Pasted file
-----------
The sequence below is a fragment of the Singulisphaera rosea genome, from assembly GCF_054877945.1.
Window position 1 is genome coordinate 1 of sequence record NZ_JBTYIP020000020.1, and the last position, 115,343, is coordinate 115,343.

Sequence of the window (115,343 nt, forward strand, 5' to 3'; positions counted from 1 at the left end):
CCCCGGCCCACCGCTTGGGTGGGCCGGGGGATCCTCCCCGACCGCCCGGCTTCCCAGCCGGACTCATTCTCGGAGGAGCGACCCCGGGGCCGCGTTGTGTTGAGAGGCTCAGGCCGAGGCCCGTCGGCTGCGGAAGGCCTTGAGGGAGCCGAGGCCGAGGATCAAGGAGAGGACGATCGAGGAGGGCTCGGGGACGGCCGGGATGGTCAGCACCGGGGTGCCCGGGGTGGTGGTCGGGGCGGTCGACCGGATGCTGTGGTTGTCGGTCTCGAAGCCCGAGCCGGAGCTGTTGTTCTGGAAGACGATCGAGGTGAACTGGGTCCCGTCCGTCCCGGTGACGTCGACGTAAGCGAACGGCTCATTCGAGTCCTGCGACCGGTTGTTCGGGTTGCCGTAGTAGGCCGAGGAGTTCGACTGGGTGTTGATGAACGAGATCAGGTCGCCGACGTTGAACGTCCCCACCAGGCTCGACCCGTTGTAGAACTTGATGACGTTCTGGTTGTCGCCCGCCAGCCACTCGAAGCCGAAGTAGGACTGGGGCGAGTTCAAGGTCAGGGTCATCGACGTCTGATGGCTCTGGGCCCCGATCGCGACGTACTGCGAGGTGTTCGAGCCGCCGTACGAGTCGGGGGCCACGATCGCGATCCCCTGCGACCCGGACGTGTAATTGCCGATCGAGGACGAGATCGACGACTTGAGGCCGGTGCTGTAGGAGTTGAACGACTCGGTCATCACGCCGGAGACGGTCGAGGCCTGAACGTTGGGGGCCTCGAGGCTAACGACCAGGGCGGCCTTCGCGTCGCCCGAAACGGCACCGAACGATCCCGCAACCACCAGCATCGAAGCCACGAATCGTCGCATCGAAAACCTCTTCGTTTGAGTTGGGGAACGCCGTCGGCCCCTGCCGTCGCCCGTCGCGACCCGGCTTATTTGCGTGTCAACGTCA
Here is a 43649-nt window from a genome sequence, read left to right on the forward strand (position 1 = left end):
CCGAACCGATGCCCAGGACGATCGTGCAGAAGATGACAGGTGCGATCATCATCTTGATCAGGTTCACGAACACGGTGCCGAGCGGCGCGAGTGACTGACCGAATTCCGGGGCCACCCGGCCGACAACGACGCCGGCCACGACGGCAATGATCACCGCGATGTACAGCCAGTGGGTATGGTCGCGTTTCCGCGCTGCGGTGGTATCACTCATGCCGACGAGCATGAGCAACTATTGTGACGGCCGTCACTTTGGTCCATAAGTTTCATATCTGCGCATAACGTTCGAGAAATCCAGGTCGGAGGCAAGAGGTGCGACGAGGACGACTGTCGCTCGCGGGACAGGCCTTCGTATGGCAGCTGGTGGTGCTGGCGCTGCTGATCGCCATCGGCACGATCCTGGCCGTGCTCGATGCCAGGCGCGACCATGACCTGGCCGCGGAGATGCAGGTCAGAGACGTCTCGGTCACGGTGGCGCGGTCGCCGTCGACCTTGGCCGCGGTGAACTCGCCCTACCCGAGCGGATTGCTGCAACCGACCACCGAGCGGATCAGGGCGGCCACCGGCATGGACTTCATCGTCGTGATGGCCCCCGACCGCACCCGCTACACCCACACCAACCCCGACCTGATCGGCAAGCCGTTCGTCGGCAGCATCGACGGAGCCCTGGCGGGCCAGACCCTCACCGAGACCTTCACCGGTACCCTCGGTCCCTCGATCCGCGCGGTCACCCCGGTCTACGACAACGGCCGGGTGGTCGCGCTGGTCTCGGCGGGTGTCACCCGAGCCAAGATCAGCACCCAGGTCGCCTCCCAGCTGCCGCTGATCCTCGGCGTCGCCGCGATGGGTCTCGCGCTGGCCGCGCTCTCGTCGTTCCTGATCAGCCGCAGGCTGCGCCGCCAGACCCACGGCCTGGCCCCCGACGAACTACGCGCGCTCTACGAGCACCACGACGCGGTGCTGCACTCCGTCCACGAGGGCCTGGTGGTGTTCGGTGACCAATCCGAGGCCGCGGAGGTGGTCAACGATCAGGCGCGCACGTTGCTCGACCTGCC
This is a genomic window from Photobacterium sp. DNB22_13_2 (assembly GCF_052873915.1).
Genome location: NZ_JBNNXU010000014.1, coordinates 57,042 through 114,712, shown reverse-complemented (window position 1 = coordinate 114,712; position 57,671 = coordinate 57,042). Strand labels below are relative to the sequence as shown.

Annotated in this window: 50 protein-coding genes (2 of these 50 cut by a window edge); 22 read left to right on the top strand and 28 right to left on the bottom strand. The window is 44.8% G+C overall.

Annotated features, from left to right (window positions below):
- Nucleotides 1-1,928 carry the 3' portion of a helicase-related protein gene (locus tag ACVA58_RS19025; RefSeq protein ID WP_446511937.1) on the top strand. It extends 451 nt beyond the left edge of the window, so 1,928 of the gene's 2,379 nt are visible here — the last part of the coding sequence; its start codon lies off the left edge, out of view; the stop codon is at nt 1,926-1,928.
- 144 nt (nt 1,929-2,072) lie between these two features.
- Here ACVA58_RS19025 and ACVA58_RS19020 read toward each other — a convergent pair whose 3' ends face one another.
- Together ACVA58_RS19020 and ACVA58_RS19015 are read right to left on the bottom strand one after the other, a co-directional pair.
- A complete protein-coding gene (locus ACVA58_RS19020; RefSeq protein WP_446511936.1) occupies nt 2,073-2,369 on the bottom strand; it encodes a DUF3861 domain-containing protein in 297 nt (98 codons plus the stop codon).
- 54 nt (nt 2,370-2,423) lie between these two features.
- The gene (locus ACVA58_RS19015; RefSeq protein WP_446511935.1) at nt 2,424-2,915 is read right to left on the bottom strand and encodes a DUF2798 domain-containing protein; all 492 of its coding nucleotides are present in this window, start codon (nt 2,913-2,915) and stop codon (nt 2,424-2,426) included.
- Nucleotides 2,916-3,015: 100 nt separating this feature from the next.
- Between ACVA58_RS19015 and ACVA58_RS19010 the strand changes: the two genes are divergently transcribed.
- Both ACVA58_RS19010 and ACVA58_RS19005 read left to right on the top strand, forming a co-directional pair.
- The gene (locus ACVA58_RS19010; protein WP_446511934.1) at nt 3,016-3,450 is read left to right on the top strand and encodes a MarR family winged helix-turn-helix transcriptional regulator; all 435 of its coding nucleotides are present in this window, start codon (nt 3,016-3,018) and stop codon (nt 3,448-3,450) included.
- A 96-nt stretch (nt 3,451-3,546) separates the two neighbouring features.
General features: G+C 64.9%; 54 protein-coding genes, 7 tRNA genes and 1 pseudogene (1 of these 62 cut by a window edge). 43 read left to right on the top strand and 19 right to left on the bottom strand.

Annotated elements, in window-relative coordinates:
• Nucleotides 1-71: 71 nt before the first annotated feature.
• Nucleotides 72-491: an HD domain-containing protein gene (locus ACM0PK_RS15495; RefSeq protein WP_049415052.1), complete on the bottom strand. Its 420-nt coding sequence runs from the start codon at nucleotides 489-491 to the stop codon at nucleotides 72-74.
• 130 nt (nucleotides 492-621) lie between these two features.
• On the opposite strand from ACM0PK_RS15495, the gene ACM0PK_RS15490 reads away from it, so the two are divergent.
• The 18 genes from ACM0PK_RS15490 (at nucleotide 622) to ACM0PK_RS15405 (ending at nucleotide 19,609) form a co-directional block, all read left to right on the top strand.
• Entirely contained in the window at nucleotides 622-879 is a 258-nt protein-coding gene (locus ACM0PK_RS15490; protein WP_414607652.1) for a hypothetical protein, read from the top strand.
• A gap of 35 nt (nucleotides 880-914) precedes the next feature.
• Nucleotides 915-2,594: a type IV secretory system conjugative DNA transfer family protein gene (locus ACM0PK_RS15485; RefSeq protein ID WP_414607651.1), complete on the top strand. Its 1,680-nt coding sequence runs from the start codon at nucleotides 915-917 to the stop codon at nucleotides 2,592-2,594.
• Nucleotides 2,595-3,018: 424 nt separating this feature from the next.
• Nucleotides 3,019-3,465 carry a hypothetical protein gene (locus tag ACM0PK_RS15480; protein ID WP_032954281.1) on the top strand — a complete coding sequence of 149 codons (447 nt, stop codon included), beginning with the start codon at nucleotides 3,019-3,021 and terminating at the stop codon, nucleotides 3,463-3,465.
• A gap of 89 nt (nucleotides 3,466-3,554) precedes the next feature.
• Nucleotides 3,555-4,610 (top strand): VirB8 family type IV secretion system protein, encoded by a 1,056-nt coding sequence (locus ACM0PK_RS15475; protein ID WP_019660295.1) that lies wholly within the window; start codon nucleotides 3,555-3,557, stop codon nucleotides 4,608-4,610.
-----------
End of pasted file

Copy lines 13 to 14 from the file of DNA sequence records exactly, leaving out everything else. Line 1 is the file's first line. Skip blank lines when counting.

- Here ACVA58_RS19025 and ACVA58_RS19020 read toward each other — a convergent pair whose 3' ends face one another.
- Together ACVA58_RS19020 and ACVA58_RS19015 are read right to left on the bottom strand one after the other, a co-directional pair.